About 1.5 million engineers graduate every year in India, more than those in UK & US combined, adding to the cohorts of geeks in the country. It may be the lack of proper resources for these geeks that leads them to the western world. One in six employed scientists with science or engineering doctorates in the U.S. is Asian, and by the turn of the millennium, there were claims that a third of all engineers in Silicon Valley were of Indian origin, with Indians running 750 of its tech companies. India has contributed in a big way to many inventions in the world. India’s image as the land of geeks owes a lot to its history of science and technology that was way ahead from the rest of the world. It wasn’t for nothing the European explorers were keen to discover India!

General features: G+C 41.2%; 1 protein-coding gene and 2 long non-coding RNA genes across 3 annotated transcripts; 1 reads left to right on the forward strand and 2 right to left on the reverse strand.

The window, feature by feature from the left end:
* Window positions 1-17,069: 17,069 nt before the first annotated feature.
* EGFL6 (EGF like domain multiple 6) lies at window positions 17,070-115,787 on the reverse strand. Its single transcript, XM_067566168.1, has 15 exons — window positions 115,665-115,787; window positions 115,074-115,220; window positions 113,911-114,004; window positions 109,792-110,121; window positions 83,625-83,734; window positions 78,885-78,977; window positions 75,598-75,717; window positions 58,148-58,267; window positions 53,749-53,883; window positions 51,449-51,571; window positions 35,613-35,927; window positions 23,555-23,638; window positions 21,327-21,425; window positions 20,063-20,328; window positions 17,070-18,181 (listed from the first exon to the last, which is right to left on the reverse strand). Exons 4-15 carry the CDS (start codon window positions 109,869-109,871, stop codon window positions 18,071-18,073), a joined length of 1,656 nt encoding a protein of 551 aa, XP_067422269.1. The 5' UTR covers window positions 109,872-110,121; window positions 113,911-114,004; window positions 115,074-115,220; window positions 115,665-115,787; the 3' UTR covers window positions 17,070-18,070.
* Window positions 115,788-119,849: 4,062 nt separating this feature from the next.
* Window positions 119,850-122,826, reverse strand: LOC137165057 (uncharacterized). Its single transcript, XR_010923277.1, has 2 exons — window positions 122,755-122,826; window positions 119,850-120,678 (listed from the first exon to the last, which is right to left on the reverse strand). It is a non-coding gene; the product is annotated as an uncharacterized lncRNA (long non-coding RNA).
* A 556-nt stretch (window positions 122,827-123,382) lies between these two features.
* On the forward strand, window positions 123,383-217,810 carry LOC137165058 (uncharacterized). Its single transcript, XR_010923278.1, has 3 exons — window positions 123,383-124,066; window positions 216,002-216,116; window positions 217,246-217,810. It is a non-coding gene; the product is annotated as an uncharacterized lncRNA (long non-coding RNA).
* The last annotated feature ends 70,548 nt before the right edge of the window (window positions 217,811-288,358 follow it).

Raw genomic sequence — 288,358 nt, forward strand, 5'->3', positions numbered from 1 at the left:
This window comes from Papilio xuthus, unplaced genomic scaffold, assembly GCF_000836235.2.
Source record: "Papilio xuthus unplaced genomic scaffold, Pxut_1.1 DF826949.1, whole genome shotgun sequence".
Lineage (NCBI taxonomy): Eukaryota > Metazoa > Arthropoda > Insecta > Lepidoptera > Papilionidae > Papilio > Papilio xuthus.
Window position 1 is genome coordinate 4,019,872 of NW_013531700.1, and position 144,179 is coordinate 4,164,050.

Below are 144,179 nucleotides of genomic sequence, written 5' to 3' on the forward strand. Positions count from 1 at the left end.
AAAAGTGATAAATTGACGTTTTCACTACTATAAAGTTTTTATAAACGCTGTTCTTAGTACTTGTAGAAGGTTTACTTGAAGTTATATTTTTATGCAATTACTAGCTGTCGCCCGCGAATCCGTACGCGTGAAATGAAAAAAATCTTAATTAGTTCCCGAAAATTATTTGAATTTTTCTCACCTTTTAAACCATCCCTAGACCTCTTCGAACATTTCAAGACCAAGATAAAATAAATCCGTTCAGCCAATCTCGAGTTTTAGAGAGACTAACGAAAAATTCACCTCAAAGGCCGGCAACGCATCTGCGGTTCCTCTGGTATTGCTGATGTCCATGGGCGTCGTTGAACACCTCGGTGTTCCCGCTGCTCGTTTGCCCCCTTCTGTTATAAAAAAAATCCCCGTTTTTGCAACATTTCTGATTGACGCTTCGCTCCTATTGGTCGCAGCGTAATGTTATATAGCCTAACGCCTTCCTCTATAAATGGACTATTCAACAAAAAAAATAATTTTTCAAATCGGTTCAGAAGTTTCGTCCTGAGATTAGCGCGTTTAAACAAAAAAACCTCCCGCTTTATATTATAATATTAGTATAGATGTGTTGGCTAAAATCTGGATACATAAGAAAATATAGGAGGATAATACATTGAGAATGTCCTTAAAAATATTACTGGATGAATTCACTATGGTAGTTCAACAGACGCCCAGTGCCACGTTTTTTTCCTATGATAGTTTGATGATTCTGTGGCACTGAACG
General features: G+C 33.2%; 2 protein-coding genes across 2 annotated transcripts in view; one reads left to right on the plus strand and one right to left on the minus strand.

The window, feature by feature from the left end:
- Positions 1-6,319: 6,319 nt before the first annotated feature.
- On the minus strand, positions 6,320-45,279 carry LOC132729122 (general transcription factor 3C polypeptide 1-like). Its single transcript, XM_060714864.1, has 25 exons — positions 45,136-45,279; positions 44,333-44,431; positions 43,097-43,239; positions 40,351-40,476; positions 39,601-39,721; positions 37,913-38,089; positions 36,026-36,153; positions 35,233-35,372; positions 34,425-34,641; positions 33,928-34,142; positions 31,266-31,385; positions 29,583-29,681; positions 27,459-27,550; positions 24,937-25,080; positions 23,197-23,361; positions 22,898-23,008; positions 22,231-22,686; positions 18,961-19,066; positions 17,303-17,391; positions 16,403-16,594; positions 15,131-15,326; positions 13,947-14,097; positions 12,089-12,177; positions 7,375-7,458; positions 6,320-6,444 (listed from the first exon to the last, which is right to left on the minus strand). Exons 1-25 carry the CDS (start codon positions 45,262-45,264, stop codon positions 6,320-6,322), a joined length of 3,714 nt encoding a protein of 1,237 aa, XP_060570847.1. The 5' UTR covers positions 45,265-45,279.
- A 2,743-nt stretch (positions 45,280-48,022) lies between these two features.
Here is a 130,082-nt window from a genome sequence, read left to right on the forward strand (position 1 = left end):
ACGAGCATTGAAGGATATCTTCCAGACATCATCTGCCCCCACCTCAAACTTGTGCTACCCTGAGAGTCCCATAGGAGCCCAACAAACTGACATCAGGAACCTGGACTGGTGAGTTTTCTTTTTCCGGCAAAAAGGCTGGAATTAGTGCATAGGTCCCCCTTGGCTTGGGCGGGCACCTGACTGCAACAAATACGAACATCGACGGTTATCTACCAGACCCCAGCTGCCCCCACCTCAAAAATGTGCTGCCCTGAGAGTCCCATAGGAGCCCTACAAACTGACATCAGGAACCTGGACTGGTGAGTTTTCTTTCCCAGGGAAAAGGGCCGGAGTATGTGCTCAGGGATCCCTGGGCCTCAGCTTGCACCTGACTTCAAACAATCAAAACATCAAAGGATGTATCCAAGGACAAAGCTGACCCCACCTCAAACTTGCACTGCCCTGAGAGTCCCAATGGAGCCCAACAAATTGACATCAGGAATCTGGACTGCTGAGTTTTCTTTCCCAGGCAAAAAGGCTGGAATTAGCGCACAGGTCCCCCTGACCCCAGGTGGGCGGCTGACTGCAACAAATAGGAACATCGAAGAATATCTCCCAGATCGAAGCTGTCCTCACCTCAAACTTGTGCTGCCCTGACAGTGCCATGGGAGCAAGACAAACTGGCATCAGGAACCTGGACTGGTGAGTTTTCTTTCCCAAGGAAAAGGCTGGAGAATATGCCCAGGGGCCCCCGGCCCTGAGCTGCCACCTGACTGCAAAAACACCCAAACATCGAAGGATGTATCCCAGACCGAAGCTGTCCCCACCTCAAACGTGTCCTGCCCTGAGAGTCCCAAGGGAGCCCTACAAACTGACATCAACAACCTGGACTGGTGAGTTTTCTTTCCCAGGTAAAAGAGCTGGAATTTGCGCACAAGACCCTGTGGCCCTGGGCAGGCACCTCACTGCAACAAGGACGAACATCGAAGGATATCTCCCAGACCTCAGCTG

Indians have great potential to create and innovate. Somewhere someone is always making a ‘jugaad’ to get some work done. Does their innovation deserve recognition and a larger platform?Do they get their due recognition? We all know that India has the wealth of innovative minds. It could be your neighbour, your own child or someone you know. Comment and share with us your thought and these stories of invention. What do you think is the future of these innovative minds in India? What do you think can be done to ensure the young geeks find a future in their homeland? We look forward to some suggestions and interesting stories of invention. Namaste!

Deepa Tripathi Chaturvedi